(commencing with Section 6021) of Chapter 9 of Part 1 of Division 4
of the Food and Agricultural Code.
Landowners and tenants taking birds in accordance with this
section are exempt from Section 3007.
(a) Except as otherwise provided in this code or
regulations made pursuant thereto, it is unlawful to possess the
carcass, skin, or parts of any nongame bird. The feathers, carcass,
skin, or parts of any nongame bird possessed by any person in
violation of any of the provisions of this code shall be seized by
the department and delivered to a California Native American tribal
government or a scientific or educational institution, used by the
department, or destroyed.
(b) (1) It shall be an affirmative defense to a violation of this
section if the possessor of feathers, carcass, skin, or parts of a
nongame bird legally acquired the feathers, carcass, skin, or parts,
possesses them for tribal, cultural, or spiritual purposes, and
satisfies either of the following criteria:
(A) The possessor is an enrolled member of a federally recognized
Native American tribe or nonfederally recognized California Native
American tribe listed on the California Tribal Consultation List
maintained by the Native American Heritage Commission who has, in his
or her immediate possession, valid tribal identification or other
irrefutable proof of current enrollment.
(B) The possessor has a certificate of degree of Indian blood
issued by the United States Bureau of Indian Affairs in his or her
(2) Nothing in this section allows any person to sell nongame bird
feathers, carcasses, skins, or parts. Native Americans meeting the
affirmative defense requirements may salvage dead nongame birds so
long as the person salvaging these birds does not possess, nor is in
the company of any person who possesses, a firearm, BB device as
defined in Section 16250 of the Penal Code, trap, snare, net archery
equipment, device capable of discharging a projectile, or any
apparatus designed to take birds. Salvaging shall not take place by
any person involved in the take of the nongame bird to be salvaged,
any person present at the time of the take, or by any person who
received related information originating from any person present at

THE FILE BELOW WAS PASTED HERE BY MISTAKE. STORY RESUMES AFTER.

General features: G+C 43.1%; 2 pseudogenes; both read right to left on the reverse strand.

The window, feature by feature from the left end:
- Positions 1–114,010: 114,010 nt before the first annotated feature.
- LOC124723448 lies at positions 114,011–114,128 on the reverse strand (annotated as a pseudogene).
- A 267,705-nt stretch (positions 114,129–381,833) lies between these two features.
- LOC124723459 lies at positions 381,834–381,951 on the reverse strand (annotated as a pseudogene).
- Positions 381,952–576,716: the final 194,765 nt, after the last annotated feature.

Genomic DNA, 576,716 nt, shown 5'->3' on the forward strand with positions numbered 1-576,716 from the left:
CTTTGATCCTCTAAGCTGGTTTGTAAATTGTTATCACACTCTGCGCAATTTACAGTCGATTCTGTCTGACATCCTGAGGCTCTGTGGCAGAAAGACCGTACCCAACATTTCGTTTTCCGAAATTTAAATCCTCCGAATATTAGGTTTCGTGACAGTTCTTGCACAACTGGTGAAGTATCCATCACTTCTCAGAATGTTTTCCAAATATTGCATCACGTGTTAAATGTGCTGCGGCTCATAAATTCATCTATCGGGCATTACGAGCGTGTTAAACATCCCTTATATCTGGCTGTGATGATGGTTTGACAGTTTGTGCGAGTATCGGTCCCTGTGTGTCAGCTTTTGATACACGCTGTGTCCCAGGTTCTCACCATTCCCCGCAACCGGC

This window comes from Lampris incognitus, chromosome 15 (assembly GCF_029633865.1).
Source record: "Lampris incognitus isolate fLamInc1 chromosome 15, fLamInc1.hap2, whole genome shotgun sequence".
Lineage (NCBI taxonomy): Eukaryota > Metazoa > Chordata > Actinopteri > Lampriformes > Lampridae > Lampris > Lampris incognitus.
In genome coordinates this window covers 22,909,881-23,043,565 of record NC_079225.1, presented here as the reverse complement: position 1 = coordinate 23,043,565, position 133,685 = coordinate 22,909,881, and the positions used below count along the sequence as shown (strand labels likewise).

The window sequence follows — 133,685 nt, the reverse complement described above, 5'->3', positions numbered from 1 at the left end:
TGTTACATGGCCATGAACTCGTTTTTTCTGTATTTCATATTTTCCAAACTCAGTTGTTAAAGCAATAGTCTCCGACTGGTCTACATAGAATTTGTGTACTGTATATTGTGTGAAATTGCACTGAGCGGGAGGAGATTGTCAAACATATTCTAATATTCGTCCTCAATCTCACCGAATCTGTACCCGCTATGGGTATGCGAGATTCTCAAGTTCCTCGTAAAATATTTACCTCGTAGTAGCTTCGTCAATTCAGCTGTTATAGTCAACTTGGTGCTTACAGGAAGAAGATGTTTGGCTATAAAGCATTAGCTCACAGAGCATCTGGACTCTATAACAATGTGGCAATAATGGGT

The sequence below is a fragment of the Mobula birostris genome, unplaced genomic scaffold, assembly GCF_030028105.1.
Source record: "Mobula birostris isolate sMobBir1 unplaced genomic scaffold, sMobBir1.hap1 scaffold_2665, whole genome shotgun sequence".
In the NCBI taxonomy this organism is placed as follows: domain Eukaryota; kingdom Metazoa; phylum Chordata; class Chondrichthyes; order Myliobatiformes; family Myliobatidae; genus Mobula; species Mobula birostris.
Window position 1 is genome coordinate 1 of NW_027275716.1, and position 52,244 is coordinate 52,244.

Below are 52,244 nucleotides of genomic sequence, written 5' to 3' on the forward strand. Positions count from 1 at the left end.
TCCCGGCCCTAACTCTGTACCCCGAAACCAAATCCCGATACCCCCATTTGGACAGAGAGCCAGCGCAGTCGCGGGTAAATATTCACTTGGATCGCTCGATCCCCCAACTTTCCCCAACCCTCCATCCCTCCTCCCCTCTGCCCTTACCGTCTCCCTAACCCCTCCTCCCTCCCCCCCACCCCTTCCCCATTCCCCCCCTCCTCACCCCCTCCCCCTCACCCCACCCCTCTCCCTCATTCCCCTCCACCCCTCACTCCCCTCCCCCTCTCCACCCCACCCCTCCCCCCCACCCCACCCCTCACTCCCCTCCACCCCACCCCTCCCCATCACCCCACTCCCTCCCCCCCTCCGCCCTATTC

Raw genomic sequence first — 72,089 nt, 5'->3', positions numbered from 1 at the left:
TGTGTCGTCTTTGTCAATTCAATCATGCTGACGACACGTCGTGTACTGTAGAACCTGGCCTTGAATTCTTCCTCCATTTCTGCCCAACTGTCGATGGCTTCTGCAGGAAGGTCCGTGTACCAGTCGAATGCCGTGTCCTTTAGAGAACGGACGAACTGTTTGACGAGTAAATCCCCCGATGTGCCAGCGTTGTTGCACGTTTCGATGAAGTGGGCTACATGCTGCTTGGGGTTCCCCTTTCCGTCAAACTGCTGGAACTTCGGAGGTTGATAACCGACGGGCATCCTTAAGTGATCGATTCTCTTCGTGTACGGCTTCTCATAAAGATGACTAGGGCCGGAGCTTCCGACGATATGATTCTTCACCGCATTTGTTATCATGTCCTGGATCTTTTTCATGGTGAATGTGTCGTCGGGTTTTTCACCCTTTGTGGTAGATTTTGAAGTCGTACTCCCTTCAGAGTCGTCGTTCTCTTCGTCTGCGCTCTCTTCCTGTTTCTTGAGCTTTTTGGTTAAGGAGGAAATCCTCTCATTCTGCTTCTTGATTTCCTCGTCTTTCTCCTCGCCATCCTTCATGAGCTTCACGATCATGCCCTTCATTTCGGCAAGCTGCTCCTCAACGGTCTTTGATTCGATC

the time of the take of the nongame bird. Salvaging pursuant to this
subdivision shall not take place if a bird has been struck with any
thrown or discharged projectile, trapped, netted, caught, or snared.
(c) Notwithstanding subdivisions (a) and (b), any officer
deputized pursuant to this code may interrupt any ongoing salvaging
of dead nongame carcasses, feathers, skins, or parts if, in the
officer's judgment, the activity causes a public disruption, safety
hazard, or is detrimental to the ability of the department to prevent
a possible violation of this section. The officer may seize any of
the salvaged feathers, carcasses, skins, or parts and has the option
of returning them to the general location from where they were
The department may enter into cooperative contracts with the
United States Fish and Wildlife Service in the Department of the
Interior in relation to the control or eradication of predatory
birds, and for that purpose may expend any money made available to
the department for expenditure for the control or eradication of
The department may take any individual bird, or birds of any
species, that, in its opinion, are unduly preying upon any species of
bird, mammal, reptile, amphibian, or fish.
In order to aid in relieving widespread waterfowl depredation
of agricultural crops, the department may issue licenses under
regulations which the commission may prescribe to permit the feeding
of migratory game birds. The commission may prescribe an annual fee
for the license.